17. Took my lower link arm into a local shop to just have them pull my linkage arm bearings OUT because they can't be pressed through, and I figured since they do this stuff all the time...theyd be able to get them out clean. While I was droppin it off, I figured I would see if they could press my old stem bearing off and put the new one on. Turned out to be fairly inexpensive so I said just do both. Usually I would do my own, but figured it'd save me a trip (and gas) to my buddies who owns a 12T press. I left them my whole brand new All Balls stem kit and they were going to just pull out the lower bearing and seal needed. So, I go to pick the stuff up today. The parts guy begins to tell me how they pulled the upper one out to look at it, and noticed it was beat to sheit (pics provided). He said, they have seen this happen before with All Balls and its a manufacturing problem. I on the other hand have used a number of All Balls kits including the stem ones and never seen anything like this. Plus, and I am not 100% certain it wasnt there, but it just so happens that my stem is gouged in two places right where this upper bearing (smaller inner diameter) would have stopped and needed to be pounded on. As I said as best as I remember when cleaning the grease off the stem prior to drop off, there were no gouges on it. Judging by the previous owner(s), the linkage bearings were never touched. Well, after I got the arm back, the inside where the bearings seat is gouged to high hell and they gave me the bearing pieces back in a baggy. To their credit they said they were going to cut it and pull it out. I knew there was a risk in doing it this way of some damage to the part, which is why i figured if I took it in...itd be something they had done before since they are a yamaha dealer...Obviously they just took a screwdriver or something and went gun ho on it. I should have tried to get to someone beyond the parts guy while I was there, I am sure they will try to say I did it after I left. I wanted to get in touch with the seller on ebay and see if he has stuff dropped shipped through someone like WPS which would be a basic certainty they were NEVER opened or mount attempt made. And, contact All Balls direct to see if their story of manufacturers defect could hold any water whatsoever. IMO...its a straight up lie...because they think everyone who brings stuff in knows nothing....I just wanted to save the hassle since its close by and have them do it....big mistake its looking like. Siigh. I forgot the question, haha.. Anyone EVER had an All Balls part come out of the package looking beat like this? I mean to me its clear as day what happened to it.
  18. motoinmoab

    Lowering Your Seat Height

    There are several ways to lower your bike, from cheap to expensive. All have their advantages and issues. Warning: When you lower the bike, your frame and foot pegs go down. Do only as much as you have to, you will bash your skid plate and kick bad stuff that others will clear. The cheapest thing you can do is cut your seat foam. You can do this yourself, it's pretty easy, but you’ll need a very powerful stapler to put your cover back on. Take out 1" to 1 1/2" and you'll really feel the difference, in height and comfort There are many companies that sell a lower seat pad with a wider profile and more comfortable foam, I’ve used Seat Concepts and like it much more than when I just cut down my stock foam. You’ll notice immediately that when sitting you've just raised your bars and tightened up your knee bend. Some people don't like that, while others feel better balanced sitting lower into the bike. Also reasonably cheap and easy is a lowering link. I've used a Kouba Link on a couple of my bikes, there are several other manufacturers of lowering links out there. They’re very easy to install and don’t cost too much for most bikes. Usually several different lengths are available, but the more you drop the seat the more it affects your suspension travel. You’re changing the length of a lever arm in the middle of a very complex mechanical system. Here’s a quote from the Kouba site FAQ’s: “They put more leverage on the rear spring and make the rear more compliant on the small stuff but may require a heavier rear spring to help prevent bottoming if a rider is very aggressive.” In my experience the model that drops your seat about 1" is the best compromise, going more than that and the suspension tuning and steering problems can start to arise. If you’re not a real aggressive rider, lowering links are great. If you ride “race pace” then you might need to buy a stiffer rear spring. A new spring makes this mod a lot more expensive. You can take your suspension to a specialist shop and they will put spacers inside your forks and shock. These will restrict the overall length of your shocks, lowering your whole bike by reducing the amount of travel you have available. This service will require new fork springs, and can include custom tuning the suspension valving for how you ride. Cost runs from $500 to $800, and you lose some travel, but if you’re a trail rider with a harsh MX suspension, this mod can take care of both issues. I have lowered the suspension on 3 of my bikes over the years and never liked the ride as much as stock. I cut them down from 1” to 1 1/2” and used 3 different Well Known companies. Many riders post that they Love this mod, posting “Best Money I Spent On My Bike!” A different rear tire can lower your seat a lot. The typical 110/100x18 knobbie is a tall tire, racing has proven the need for that tall sidewall design. If you don’t race, a Dunlop D606 is a much lower profile dual sport tire, 120/90x18, that is still very aggressive in the dirt and DOT legal also. Some riders choose to cut their sub-frame. You cut out a small (+/-1/4”) piece of the diagonal strut of the sub-frame and weld it back together. Be Careful- too much and you will bottom your tire into your fender before you use full travel. The subframe and seat will now slope backwards a little; a friend did this to his KTM and it felt weird to me. The back of the seat got lower, the front not so much. Lower the bike too much and your kick stand will be too long. If you ride aggressively off road, lowering the suspension a lot can come at quite a cost in ride quality. And speaking from personal experience- I’ve had my feet swept off the pegs by rocks and in deep ruts that everyone else cleared on their taller bikes. And that shit hurts.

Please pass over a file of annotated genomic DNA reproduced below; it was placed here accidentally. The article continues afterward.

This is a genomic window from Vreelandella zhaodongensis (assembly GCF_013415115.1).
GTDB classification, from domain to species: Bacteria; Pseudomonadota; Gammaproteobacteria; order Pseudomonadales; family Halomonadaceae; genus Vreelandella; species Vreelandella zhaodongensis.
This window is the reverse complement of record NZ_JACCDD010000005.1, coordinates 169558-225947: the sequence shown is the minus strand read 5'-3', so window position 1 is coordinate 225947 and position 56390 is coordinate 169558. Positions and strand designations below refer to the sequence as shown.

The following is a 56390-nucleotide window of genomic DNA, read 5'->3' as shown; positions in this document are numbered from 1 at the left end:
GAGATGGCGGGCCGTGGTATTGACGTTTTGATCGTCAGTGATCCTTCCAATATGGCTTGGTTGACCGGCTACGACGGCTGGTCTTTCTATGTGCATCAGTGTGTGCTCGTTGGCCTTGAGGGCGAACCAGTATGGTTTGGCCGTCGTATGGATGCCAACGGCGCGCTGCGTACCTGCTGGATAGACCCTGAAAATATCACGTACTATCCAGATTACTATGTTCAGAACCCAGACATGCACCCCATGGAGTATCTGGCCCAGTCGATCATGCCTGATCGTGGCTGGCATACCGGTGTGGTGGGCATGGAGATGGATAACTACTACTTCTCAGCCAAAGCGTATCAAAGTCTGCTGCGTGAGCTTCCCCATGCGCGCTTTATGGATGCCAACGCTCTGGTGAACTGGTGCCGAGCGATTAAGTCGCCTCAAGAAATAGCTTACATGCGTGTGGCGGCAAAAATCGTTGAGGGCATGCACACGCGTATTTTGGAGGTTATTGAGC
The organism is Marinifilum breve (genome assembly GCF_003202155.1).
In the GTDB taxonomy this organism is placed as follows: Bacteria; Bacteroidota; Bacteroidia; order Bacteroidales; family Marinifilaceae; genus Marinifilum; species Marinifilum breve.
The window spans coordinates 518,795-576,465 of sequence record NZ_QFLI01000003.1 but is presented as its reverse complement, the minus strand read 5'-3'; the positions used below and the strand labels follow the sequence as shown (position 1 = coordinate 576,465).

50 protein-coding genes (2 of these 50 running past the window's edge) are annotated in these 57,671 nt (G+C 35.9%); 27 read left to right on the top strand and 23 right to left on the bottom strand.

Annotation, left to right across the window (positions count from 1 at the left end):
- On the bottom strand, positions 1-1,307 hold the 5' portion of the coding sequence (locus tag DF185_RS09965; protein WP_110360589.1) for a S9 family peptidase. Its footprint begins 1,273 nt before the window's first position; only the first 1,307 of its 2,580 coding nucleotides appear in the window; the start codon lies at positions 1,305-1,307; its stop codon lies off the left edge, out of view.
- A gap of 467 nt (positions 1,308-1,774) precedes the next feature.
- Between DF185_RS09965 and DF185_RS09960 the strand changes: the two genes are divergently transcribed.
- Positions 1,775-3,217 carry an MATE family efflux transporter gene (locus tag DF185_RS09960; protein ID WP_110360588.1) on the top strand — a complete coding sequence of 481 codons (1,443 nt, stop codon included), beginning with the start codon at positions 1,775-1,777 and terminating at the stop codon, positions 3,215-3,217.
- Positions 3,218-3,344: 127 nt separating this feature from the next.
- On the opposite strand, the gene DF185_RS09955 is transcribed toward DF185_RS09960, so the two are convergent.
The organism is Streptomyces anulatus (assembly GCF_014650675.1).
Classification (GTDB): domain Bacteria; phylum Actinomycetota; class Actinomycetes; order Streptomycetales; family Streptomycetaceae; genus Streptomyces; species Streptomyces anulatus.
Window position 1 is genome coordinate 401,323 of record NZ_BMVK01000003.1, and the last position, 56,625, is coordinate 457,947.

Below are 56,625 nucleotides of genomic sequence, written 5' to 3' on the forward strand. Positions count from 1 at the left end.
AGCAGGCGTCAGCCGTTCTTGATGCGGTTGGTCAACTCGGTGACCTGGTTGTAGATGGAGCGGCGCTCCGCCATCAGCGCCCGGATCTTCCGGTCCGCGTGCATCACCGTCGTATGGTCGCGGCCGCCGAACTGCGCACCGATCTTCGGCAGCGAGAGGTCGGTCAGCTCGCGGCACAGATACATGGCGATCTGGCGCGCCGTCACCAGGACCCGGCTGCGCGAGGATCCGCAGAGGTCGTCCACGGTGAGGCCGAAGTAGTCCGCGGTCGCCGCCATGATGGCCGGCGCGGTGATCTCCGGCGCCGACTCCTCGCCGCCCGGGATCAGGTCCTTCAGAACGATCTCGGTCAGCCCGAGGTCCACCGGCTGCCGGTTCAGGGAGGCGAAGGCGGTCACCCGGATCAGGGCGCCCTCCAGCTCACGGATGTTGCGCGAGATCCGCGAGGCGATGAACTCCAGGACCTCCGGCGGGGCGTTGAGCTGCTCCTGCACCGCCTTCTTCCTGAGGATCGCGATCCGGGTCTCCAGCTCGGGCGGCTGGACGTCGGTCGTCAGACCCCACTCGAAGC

19. -ride4life-

    linkage skid plate?

    I've always cringed every time my rear linkage smashed a log/rock, and did not realize til today that there are skid plates for them! Anyone know where I can find one for my 520RS? I saw this on Cody Webb's bike. I only found them for KTM in a Google search. A point in the right direction would be appreciated! http://twostrokemoto...p-carousel-7733